At the YMCA where I’m a member, there is a Bible verse inscribed on a wall in the lobby area that quotes John 17:21, “That they all may be one, as You, Father, are in Me, and I in You; that they also may be one in Us, that the world may believe that You sent Me,” New King James Version, NKJV).
This is the Bible verse that the YMCA founders adopted as their motto in the mid 1800’s. It served as a call for unity amongst all of its members in alignment with the prayer that Jesus prayed for all of his disciples, that they be one so that the world would believe. (ymcamission.org)
While the YMCA is generally associated with physical fitness, most persons are aware that it is a Christian organization. After all, Y-M-C-A does stand for Young Men’s CHRISTIAN Association. The reference to John 20:21 shows the importance of building a healthy spirit in addition to a healthy body. By the way, this verse is inserted within its equilateral triangle—spirit, mind, and body.
It’s commendable that the YMCA adopted this Bible verse as their motto. For one thing, it speaks to the conscience of every member—that the Y is serving a higher, spiritual purpose that is to be respected and implemented. Another thing, the verse is an important reminder that all Christians need to work together in the same spirit as Jesus prayed.
And while all this is true, I believe there is even more to understand and appreciate about John 20:21—something that points to the very nature of Jesus Christ himself. It has to do with a unique relationship between Jesus and his Father plus our relationship with both God our Father and his beloved Son.
Think of the verse in terms of horizontal and vertical positions. Jesus, God’s only begotten Son, is praying to his Father in heaven. This is the vertical position. Jesus is offering a very special prayer to his God and Father for his disciples because he knows what’s about to happen, something that will test the commitment and character of his followers—his trial, his suffering, his death on the cross, his resurrection and, ultimately, what will happen to them once he has ascended to heaven (Matthew 5:11; 10:22).
And Jesus also knew that in future generations, anyone who confessed him as their Lord and Savior would also be tested by the unbelieving world. His prayer, therefore, is also for us—his church. This is the horizontal position. It was intended to reach forward to all his followers from his day to the entire present age until he returns to set up his Father’s eternal Kingdom on the earth.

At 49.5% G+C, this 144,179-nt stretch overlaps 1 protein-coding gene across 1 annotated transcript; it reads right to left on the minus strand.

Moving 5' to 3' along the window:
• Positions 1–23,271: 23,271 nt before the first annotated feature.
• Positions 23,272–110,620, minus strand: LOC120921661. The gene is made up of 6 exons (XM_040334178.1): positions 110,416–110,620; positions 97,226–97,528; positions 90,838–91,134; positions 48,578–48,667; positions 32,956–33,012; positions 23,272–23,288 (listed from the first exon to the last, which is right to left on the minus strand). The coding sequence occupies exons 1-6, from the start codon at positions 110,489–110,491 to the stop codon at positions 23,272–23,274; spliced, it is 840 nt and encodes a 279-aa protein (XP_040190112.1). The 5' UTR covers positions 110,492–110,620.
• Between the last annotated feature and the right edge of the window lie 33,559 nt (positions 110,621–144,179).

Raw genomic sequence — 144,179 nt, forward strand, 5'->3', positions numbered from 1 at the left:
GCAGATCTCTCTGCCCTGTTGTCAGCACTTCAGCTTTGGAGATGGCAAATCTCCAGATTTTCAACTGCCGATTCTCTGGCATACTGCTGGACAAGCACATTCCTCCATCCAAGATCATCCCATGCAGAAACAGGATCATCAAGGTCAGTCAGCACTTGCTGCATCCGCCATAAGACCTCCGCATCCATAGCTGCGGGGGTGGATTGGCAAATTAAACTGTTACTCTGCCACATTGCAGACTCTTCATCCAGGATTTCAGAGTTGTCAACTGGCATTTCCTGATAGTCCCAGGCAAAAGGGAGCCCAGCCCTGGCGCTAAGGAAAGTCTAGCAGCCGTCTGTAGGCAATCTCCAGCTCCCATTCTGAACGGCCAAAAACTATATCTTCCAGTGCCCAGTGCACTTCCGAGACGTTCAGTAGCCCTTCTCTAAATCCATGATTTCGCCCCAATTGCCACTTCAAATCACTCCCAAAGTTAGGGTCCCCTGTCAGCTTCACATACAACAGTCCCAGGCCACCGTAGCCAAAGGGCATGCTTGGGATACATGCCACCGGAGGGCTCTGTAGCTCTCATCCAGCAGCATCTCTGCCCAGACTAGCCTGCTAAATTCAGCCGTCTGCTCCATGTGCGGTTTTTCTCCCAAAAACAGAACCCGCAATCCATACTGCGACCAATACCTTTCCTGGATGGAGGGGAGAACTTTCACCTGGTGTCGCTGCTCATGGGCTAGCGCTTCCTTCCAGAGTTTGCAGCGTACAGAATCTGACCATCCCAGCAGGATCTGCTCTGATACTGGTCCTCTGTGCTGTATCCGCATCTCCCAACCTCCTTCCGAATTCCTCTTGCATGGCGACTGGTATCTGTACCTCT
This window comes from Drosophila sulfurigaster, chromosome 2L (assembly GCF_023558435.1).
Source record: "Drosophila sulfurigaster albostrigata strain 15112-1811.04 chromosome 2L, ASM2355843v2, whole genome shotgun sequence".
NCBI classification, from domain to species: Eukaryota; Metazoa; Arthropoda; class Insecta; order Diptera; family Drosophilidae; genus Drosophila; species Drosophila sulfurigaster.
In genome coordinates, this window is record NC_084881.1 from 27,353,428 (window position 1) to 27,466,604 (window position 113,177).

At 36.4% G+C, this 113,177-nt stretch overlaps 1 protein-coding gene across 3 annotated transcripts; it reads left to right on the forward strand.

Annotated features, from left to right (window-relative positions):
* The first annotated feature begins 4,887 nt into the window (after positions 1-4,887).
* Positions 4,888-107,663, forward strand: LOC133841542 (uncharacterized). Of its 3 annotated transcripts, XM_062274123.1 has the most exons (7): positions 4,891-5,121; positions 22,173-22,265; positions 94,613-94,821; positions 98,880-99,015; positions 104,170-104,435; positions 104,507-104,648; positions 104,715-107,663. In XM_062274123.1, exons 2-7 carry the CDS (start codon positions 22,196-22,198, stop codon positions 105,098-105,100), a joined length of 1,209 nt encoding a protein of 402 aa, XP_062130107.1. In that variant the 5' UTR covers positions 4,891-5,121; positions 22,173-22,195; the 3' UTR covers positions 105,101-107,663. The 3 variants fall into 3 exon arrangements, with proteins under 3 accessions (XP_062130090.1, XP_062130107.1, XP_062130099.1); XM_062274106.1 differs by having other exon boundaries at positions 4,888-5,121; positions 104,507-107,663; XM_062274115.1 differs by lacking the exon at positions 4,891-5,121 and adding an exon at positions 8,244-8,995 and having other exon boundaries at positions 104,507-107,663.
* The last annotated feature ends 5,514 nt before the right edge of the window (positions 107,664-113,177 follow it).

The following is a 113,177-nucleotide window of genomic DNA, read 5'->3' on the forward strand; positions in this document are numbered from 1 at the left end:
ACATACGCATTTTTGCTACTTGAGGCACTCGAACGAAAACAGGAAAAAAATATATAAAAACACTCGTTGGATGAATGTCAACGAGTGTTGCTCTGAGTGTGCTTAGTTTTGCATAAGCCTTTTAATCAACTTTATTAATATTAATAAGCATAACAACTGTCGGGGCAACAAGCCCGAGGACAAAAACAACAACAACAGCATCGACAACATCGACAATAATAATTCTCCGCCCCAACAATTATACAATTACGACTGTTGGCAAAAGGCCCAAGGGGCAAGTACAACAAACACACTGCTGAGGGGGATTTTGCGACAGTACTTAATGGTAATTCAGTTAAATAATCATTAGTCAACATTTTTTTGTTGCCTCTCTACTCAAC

Jesus’ prayer concerning his oneness with the Father and what that means for us reveals the special closeness they had, something that even transcended time itself. This oneness is not to say that Jesus, himself, is God. Nor is it to say that he was God who literally sent himself to earth from heaven in the form of a baby as is popularly believed.
Rather, Jesus was sent by God in the same context as John the Baptist, “There was a man sent from God, whose name was John,” (John 1:6). John, obviously, did not pre-exist his birth. Rather, he was divinely sent on a mission, foreknown and thus foreordained from the very beginning of God’s redemptive plan, “to bear witness” of the one, true Light, Jesus the Christ (v. 7). Therefore, to be sent by God is an indication of one’s unique purpose and mission for fulfilling the plan God has for the world.
The fact that all believers have been chosen from before the foundation of the earth (Ephesians 1:4), and that Jesus Christ was in God’s plan ever since creation (“All things came into being through him and for him…,” John 1:3; also, Colossians 1:16-17.) proves the significance of Jesus’ prayer.
Those who’ve been converted to Jesus Christ through faith, repentance, and baptism, are able to claim oneness with Jesus just as Jesus is one with God. And, therefore, believers have access to that unity of which our Savior prayed. Christians are truly one with Christ because they are one in Christ (Galatians 3:27-29).
Such unity validates our aim to be likeminded in Jesus’ name with the claim of loyalty to his cause according to the Gospel or Good News. As the Apostle Paul urged the Philippian church,
Only conduct yourselves in a manner worthy of the gospel of Christ, so that whether I come and see you or remain absent, I may hear of you that you are standing firm in one spirit, with one mind, striving together for the faith of the gospel,” (Phil. 1:27; also, 2:1-7).
Jesus prayed for us to be unified in him, standing firm as Paul stated, in the same spirit that brings us together as believers. His prayer should encourage us to know that he is still thinking of us while he is currently acting as our Mediator at the right hand of God’s throne in heaven (Acts 7:55-6; Romans 8:34; Ephesians 1:20; 1 Timothy 2:5).
While Jesus’ inspiring prayer in John 17, and particularly verse 21, continues to be in effect, it’s our joy and privilege to serve him by working together under God’s bountiful blessings of grace and truth. And that is truly what having a healthy spirit, mind, and body, are all about. Indeed, it’s mainly Y we follow Christ!
Good News to YOU!
P.S. The unity Jesus prayed for reflects the love we have for him and for one another. And the world will know us by our love. Here is For King and Country presenting, “By Our Love,” http://youtu.be/d9zoq3k-3K0